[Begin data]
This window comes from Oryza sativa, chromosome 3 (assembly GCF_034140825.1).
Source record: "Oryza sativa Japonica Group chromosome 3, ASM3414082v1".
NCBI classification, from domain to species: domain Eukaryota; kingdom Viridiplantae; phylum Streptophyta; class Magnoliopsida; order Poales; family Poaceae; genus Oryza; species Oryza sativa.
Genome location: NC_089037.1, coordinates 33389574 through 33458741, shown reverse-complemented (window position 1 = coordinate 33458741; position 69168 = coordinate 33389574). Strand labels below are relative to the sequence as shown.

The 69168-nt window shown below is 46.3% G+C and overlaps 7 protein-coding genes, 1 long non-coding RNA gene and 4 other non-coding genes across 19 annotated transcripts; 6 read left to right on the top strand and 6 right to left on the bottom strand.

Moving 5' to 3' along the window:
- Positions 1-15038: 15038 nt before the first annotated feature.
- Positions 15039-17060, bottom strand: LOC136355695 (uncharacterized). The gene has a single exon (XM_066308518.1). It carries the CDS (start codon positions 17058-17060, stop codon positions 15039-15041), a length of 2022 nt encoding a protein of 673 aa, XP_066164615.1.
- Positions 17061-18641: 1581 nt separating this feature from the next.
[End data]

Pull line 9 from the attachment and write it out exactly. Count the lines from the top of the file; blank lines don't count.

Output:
- Positions 17061-18641: 1581 nt separating this feature from the next.